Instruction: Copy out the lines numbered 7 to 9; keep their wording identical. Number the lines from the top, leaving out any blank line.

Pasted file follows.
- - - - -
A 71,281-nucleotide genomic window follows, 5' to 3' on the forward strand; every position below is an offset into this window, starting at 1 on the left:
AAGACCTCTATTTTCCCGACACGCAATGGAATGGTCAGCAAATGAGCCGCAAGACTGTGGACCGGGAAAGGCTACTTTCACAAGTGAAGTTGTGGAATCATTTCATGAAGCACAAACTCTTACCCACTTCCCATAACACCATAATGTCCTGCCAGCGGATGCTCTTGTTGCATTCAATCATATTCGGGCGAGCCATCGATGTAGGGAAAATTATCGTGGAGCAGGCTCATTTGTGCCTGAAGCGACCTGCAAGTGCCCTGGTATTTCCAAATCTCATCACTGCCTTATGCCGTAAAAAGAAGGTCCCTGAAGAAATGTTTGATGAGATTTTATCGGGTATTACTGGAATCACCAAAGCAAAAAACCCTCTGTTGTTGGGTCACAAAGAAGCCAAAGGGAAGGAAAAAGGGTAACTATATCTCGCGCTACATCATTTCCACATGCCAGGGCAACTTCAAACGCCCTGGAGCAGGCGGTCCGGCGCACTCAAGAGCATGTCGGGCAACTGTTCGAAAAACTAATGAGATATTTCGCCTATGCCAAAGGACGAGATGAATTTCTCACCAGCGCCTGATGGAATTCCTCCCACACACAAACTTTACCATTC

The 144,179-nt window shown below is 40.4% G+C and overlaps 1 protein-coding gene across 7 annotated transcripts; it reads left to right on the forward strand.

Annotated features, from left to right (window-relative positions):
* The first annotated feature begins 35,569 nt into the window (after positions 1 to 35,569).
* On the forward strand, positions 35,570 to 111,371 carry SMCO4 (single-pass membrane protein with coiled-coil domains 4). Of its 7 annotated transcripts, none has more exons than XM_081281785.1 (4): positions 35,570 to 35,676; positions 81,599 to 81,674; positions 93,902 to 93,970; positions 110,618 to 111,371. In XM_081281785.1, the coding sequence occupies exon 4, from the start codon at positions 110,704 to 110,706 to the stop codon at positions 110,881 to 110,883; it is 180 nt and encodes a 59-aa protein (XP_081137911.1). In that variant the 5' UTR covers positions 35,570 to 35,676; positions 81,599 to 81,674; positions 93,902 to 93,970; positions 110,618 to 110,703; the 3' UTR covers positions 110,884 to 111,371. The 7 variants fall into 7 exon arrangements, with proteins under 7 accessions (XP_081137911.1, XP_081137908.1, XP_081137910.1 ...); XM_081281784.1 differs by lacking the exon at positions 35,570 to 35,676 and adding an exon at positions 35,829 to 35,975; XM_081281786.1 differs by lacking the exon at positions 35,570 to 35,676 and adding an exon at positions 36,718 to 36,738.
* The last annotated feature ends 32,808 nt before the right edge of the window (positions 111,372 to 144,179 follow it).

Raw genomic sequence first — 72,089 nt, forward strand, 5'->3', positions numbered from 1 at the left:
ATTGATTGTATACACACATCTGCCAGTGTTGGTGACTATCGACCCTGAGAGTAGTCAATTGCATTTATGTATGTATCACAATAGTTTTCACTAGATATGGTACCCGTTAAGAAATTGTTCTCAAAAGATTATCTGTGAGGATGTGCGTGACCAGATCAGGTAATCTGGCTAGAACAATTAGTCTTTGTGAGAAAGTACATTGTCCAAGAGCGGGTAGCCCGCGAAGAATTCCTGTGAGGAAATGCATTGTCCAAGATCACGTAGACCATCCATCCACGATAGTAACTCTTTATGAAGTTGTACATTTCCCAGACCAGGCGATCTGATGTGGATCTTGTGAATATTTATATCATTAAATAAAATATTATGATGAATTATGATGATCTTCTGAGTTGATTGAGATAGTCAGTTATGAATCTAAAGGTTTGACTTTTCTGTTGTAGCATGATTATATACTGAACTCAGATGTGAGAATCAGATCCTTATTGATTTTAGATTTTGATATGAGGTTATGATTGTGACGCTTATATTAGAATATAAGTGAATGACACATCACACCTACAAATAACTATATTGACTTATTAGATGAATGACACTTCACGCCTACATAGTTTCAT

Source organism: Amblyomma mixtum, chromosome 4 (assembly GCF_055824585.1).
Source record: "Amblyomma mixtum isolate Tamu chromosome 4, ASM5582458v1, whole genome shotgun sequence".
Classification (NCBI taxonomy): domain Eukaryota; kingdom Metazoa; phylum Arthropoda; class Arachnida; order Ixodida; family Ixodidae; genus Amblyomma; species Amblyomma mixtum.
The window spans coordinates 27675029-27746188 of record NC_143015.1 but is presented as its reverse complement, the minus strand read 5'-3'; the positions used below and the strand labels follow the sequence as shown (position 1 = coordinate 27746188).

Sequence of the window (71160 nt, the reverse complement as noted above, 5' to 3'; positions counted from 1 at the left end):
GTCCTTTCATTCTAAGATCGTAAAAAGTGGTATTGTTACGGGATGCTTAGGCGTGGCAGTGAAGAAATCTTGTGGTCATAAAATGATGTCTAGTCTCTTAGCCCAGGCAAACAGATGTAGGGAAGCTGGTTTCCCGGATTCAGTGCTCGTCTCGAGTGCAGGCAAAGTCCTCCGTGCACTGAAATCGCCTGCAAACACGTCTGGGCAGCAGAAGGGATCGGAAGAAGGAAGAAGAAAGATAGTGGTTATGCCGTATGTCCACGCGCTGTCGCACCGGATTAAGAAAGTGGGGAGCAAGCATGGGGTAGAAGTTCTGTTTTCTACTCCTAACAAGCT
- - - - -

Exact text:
* The last annotated feature ends 32,808 nt before the right edge of the window (positions 111,372 to 144,179 follow it).

Raw genomic sequence first — 72,089 nt, forward strand, 5'->3', positions numbered from 1 at the left:
ATTGATTGTATACACACATCTGCCAGTGTTGGTGACTATCGACCCTGAGAGTAGTCAATTGCATTTATGTATGTATCACAATAGTTTTCACTAGATATGGTACCCGTTAAGAAATTGTTCTCAAAAGATTATCTGTGAGGATGTGCGTGACCAGATCAGGTAATCTGGCTAGAACAATTAGTCTTTGTGAGAAAGTACATTGTCCAAGAGCGGGTAGCCCGCGAAGAATTCCTGTGAGGAAATGCATTGTCCAAGATCACGTAGACCATCCATCCACGATAGTAACTCTTTATGAAGTTGTACATTTCCCAGACCAGGCGATCTGATGTGGATCTTGTGAATATTTATATCATTAAATAAAATATTATGATGAATTATGATGATCTTCTGAGTTGATTGAGATAGTCAGTTATGAATCTAAAGGTTTGACTTTTCTGTTGTAGCATGATTATATACTGAACTCAGATGTGAGAATCAGATCCTTATTGATTTTAGATTTTGATATGAGGTTATGATTGTGACGCTTATATTAGAATATAAGTGAATGACACATCACACCTACAAATAACTATATTGACTTATTAGATGAATGACACTTCACGCCTACATAGTTTCAT